The voltage signals from the reference bit line BR and the bit line being tested are fed to the output amplifier by way of the lines marked A and B in FIG. 2. FIG. 3 shows these same two lines A and B feeding into the bases of Q58A and Q58B. Q58A and Q58B are an emitter coupled pair with a current source tied to their emitters. The current source is comprised of Q59A and Q59B, Q60, and the 4.1K resistor which determines the current into Q59B's collector. When testing for a fuse short, the voltages at A and B differ by a slight amount, and since the emitters of Q58A and Q58B are at the same voltage, either Q58A or Q58B will have a higher VBE depending on whether A or B is higher. Only a slight difference between the base-emitter voltages is needed to cause one of the Q58 transistors to provide virtually all the current required by Q59. This leaves the other Q58 virtually off. This difference in collector currents in the Q58 transistor is converted into different voltage levels at the bases of the Q61 transistors by the two 3K resistors. This difference is fed to the bases of the Q62 transistors. Q62A and Q62B are another emitter coupled pair, but they are lateral PNPs instead of NPNs. The emitter current source is comprised of Q63A and Q63B, Q64 and the 16.4K resistor. For a normal fuse, Q62A is on and Q62B is off. This cuts off current to the current mirror Q65A and Q65B. The collector of Q65B (base of Q66) rises until Q66 and Q69 turn on, and a logical low appears at TP5.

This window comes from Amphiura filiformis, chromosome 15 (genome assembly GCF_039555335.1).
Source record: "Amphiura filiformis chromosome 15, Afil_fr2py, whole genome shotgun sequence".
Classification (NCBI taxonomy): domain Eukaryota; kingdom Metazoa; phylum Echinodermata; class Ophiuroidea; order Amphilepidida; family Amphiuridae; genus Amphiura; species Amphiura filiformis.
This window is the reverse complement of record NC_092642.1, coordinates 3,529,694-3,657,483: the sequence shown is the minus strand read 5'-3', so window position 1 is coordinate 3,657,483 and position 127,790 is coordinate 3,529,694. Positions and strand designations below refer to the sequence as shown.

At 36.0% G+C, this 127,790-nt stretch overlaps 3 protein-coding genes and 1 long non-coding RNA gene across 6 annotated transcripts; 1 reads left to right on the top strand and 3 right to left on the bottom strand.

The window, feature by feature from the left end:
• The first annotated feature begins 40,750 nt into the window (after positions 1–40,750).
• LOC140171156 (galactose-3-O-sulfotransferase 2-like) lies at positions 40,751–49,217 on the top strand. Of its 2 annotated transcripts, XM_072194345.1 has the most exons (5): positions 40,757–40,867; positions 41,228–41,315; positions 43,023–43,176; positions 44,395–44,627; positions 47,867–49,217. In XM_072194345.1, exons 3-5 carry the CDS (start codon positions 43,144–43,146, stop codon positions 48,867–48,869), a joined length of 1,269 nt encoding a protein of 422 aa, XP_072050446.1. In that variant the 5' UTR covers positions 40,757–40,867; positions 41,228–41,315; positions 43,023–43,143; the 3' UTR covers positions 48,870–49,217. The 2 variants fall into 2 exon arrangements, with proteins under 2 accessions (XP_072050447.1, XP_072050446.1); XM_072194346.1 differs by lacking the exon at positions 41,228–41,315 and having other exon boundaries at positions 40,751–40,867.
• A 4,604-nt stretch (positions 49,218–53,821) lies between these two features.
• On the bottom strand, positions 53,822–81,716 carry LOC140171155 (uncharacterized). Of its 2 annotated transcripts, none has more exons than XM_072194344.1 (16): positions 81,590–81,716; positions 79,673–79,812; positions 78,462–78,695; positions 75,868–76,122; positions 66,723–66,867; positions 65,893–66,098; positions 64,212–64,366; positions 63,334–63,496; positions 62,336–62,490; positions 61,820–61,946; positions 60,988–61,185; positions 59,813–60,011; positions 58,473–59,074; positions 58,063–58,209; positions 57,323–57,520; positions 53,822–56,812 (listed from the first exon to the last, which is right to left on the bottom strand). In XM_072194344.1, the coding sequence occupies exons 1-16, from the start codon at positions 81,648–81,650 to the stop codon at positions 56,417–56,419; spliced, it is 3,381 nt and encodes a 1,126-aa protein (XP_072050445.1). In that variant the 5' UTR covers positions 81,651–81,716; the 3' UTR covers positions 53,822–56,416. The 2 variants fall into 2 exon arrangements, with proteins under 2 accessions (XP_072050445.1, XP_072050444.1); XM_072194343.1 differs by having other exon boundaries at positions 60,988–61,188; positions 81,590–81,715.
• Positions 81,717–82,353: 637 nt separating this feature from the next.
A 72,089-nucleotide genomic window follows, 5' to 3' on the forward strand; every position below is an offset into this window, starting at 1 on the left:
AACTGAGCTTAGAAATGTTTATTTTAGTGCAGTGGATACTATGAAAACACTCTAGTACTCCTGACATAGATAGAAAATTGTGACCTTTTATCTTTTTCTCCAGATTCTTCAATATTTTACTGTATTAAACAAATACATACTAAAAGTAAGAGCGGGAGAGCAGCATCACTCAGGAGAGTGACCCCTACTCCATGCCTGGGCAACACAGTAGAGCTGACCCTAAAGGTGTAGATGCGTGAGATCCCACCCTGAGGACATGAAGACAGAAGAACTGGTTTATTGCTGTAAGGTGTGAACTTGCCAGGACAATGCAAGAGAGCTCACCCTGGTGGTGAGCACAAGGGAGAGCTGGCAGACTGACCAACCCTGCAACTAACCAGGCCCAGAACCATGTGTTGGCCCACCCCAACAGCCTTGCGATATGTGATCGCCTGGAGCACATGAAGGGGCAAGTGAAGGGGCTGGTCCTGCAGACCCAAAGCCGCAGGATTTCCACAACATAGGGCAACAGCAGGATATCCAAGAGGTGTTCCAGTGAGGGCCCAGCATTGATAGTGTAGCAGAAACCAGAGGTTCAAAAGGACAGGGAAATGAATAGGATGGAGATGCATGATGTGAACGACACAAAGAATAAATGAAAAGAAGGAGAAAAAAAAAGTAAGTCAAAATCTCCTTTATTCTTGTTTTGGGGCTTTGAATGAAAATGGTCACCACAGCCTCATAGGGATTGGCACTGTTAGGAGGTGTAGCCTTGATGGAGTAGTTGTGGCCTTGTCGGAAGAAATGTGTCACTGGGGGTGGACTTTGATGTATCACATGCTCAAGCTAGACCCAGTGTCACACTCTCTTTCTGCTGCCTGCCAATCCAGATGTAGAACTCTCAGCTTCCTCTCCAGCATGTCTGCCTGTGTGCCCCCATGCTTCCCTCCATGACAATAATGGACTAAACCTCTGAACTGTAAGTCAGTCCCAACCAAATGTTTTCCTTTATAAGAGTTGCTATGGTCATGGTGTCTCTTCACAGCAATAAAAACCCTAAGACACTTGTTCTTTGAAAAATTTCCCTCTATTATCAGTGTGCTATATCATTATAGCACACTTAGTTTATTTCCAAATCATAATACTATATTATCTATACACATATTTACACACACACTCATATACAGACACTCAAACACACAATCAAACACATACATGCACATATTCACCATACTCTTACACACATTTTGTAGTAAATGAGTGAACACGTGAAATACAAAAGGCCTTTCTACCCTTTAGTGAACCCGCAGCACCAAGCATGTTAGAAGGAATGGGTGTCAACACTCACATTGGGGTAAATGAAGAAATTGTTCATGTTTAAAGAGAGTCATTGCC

For a shorted fuse, Q62B is on and Q62A is off. Base current is provided to the current mirror Q65A and Q65B, and Q62B also satifies Q65A's collector current. Q65B can't get collector current from Q62A or Q66, so its collector voltage comes down until its Schottky clamp diode turns on. Thus, Q62B also provides Q65B collector current. Since the base of Q66 is at a saturation voltage of about 0.3 v, Q66 is off, as is Q69. The collector of Q66 goes up and the Darlington pair, Q67 and Q68, turns on, presenting a logical high to TP5 to indicate a fuse short.
|Cited Patent||Filing date||Publication date||Applicant||Title|
|US4499579 *||Mar 10, 1983||Feb 12, 1985||Honeywell Information Systems Inc.||Programmable logic array with dynamic test capability in the unprogrammed state|
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|Citing Patent||Filing date||Publication date||Applicant||Title|
|US4730273 *||Apr 3, 1986||Mar 8, 1988||Motorola, Inc.||On-chip programmability verification circuit for programmable read only memory having lateral fuses|